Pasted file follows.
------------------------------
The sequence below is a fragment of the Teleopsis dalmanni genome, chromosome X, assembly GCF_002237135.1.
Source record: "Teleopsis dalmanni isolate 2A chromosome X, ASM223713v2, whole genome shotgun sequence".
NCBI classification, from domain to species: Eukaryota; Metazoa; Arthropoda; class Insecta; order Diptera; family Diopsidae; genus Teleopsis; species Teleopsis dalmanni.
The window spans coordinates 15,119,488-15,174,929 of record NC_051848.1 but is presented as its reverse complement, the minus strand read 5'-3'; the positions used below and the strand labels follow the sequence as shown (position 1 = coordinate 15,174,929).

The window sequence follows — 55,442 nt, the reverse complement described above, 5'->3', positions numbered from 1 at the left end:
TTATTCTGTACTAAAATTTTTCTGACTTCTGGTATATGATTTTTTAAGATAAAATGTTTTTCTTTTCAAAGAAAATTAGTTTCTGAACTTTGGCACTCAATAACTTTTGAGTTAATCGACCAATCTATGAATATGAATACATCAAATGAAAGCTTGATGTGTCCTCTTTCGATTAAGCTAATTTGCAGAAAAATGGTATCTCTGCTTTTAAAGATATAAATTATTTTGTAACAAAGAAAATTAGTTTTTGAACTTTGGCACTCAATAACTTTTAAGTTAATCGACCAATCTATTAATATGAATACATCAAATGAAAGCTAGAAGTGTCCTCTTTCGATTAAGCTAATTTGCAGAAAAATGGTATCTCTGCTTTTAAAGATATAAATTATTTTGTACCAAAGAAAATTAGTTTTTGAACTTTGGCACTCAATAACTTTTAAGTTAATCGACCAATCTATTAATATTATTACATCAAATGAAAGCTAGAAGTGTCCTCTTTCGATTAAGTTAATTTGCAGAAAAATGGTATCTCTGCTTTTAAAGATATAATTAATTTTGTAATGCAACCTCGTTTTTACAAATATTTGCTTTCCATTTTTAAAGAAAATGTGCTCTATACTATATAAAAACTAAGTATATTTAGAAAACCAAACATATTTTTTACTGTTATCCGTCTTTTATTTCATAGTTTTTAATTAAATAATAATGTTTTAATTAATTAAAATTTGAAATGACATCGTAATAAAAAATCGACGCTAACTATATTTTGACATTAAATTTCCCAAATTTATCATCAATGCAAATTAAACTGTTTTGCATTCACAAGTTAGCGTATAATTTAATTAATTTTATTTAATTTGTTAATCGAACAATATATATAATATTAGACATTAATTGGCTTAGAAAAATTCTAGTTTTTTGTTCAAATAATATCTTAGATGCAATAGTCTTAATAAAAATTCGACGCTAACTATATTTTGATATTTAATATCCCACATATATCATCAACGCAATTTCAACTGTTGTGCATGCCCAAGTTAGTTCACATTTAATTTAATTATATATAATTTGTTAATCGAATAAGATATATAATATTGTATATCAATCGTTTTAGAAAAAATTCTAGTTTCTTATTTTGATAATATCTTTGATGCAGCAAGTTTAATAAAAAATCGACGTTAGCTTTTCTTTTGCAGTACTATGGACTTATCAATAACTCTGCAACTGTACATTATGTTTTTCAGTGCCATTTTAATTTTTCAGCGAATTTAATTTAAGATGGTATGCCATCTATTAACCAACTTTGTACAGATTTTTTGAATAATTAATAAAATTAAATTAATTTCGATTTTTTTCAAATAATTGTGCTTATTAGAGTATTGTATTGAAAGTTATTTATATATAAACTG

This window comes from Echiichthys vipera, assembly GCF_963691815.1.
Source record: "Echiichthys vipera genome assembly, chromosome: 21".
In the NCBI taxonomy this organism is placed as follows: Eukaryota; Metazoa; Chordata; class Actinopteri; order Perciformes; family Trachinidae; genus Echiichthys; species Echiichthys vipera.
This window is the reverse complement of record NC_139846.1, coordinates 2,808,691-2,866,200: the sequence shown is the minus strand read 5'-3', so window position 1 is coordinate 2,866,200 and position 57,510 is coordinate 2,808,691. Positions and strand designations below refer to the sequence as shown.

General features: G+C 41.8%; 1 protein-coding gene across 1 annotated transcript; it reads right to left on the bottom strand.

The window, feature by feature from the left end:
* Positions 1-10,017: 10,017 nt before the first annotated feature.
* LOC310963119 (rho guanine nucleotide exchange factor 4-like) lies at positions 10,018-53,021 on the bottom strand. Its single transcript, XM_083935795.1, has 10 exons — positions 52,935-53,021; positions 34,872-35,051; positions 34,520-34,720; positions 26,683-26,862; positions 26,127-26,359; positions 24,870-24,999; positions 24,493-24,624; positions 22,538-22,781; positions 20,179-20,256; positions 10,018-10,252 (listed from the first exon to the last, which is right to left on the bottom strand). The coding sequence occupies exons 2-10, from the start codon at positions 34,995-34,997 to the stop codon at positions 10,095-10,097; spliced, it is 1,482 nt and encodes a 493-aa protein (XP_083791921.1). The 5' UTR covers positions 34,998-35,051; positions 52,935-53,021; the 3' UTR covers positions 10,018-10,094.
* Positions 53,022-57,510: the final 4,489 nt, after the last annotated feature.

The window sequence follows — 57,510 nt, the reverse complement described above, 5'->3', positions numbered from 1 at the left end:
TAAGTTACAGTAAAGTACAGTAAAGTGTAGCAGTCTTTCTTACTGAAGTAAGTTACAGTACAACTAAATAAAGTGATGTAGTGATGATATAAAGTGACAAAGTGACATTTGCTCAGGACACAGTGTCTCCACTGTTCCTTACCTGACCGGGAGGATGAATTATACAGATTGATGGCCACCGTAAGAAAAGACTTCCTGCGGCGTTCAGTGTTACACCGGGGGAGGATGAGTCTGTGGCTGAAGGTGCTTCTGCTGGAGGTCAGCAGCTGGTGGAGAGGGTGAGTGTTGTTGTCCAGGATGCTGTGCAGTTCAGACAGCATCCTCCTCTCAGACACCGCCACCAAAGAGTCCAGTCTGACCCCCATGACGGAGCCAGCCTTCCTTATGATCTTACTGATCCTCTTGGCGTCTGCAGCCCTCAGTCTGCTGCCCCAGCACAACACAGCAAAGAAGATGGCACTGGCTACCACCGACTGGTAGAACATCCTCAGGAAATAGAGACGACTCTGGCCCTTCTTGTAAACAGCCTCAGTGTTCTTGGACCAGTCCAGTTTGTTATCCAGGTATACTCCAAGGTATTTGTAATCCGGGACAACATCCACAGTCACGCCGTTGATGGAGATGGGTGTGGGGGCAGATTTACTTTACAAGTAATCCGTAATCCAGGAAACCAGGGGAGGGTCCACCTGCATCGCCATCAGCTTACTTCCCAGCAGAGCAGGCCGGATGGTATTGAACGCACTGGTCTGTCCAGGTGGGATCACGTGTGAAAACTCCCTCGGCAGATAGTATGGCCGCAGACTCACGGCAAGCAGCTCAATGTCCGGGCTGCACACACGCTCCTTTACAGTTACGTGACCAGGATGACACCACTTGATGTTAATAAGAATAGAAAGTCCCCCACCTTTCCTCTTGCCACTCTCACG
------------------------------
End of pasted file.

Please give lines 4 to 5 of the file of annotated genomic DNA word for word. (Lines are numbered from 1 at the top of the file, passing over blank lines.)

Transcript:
The window spans coordinates 15,119,488-15,174,929 of record NC_051848.1 but is presented as its reverse complement, the minus strand read 5'-3'; the positions used below and the strand labels follow the sequence as shown (position 1 = coordinate 15,174,929).

The window sequence follows — 55,442 nt, the reverse complement described above, 5'->3', positions numbered from 1 at the left end: